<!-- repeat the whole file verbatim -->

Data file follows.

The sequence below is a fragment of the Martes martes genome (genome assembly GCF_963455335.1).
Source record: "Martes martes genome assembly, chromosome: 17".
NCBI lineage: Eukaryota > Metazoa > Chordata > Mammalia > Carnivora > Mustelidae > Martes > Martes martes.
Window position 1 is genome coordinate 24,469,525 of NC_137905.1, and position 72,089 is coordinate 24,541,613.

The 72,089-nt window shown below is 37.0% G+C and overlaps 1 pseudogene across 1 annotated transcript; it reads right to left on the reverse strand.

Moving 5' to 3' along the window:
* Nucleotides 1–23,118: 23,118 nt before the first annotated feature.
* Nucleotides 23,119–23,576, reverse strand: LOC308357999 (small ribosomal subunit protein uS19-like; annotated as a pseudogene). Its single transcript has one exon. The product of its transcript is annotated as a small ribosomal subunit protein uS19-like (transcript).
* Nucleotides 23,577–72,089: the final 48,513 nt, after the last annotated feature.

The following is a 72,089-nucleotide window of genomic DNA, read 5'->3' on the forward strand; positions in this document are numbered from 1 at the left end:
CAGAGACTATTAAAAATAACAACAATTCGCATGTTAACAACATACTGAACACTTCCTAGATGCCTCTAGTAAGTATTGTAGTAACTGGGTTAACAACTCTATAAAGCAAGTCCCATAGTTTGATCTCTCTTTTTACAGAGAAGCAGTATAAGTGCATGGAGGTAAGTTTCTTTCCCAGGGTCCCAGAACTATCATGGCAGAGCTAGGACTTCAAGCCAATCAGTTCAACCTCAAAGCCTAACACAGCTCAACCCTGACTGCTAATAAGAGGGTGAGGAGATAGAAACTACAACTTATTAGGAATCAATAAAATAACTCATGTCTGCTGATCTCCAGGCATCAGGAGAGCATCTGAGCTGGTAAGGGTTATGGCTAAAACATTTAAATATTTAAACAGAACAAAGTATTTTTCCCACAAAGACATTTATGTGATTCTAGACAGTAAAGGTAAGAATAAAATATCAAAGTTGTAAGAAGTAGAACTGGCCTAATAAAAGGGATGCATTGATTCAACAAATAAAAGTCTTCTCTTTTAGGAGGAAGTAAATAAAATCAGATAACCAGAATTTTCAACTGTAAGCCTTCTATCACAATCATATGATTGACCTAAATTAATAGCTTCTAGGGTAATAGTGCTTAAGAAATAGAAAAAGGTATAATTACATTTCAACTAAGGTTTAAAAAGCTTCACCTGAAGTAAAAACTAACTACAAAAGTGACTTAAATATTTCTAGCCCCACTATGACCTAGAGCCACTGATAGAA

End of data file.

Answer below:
The sequence below is a fragment of the Martes martes genome (genome assembly GCF_963455335.1).
Source record: "Martes martes genome assembly, chromosome: 17".
NCBI lineage: Eukaryota > Metazoa > Chordata > Mammalia > Carnivora > Mustelidae > Martes > Martes martes.
Window position 1 is genome coordinate 24,469,525 of NC_137905.1, and position 72,089 is coordinate 24,541,613.

The 72,089-nt window shown below is 37.0% G+C and overlaps 1 pseudogene across 1 annotated transcript; it reads right to left on the reverse strand.

Moving 5' to 3' along the window:
* Nucleotides 1–23,118: 23,118 nt before the first annotated feature.
* Nucleotides 23,119–23,576, reverse strand: LOC308357999 (small ribosomal subunit protein uS19-like; annotated as a pseudogene). Its single transcript has one exon. The product of its transcript is annotated as a small ribosomal subunit protein uS19-like (transcript).
* Nucleotides 23,577–72,089: the final 48,513 nt, after the last annotated feature.

The following is a 72,089-nucleotide window of genomic DNA, read 5'->3' on the forward strand; positions in this document are numbered from 1 at the left end:
CAGAGACTATTAAAAATAACAACAATTCGCATGTTAACAACATACTGAACACTTCCTAGATGCCTCTAGTAAGTATTGTAGTAACTGGGTTAACAACTCTATAAAGCAAGTCCCATAGTTTGATCTCTCTTTTTACAGAGAAGCAGTATAAGTGCATGGAGGTAAGTTTCTTTCCCAGGGTCCCAGAACTATCATGGCAGAGCTAGGACTTCAAGCCAATCAGTTCAACCTCAAAGCCTAACACAGCTCAACCCTGACTGCTAATAAGAGGGTGAGGAGATAGAAACTACAACTTATTAGGAATCAATAAAATAACTCATGTCTGCTGATCTCCAGGCATCAGGAGAGCATCTGAGCTGGTAAGGGTTATGGCTAAAACATTTAAATATTTAAACAGAACAAAGTATTTTTCCCACAAAGACATTTATGTGATTCTAGACAGTAAAGGTAAGAATAAAATATCAAAGTTGTAAGAAGTAGAACTGGCCTAATAAAAGGGATGCATTGATTCAACAAATAAAAGTCTTCTCTTTTAGGAGGAAGTAAATAAAATCAGATAACCAGAATTTTCAACTGTAAGCCTTCTATCACAATCATATGATTGACCTAAATTAATAGCTTCTAGGGTAATAGTGCTTAAGAAATAGAAAAAGGTATAATTACATTTCAACTAAGGTTTAAAAAGCTTCACCTGAAGTAAAAACTAACTACAAAAGTGACTTAAATATTTCTAGCCCCACTATGACCTAGAGCCACTGATAGAA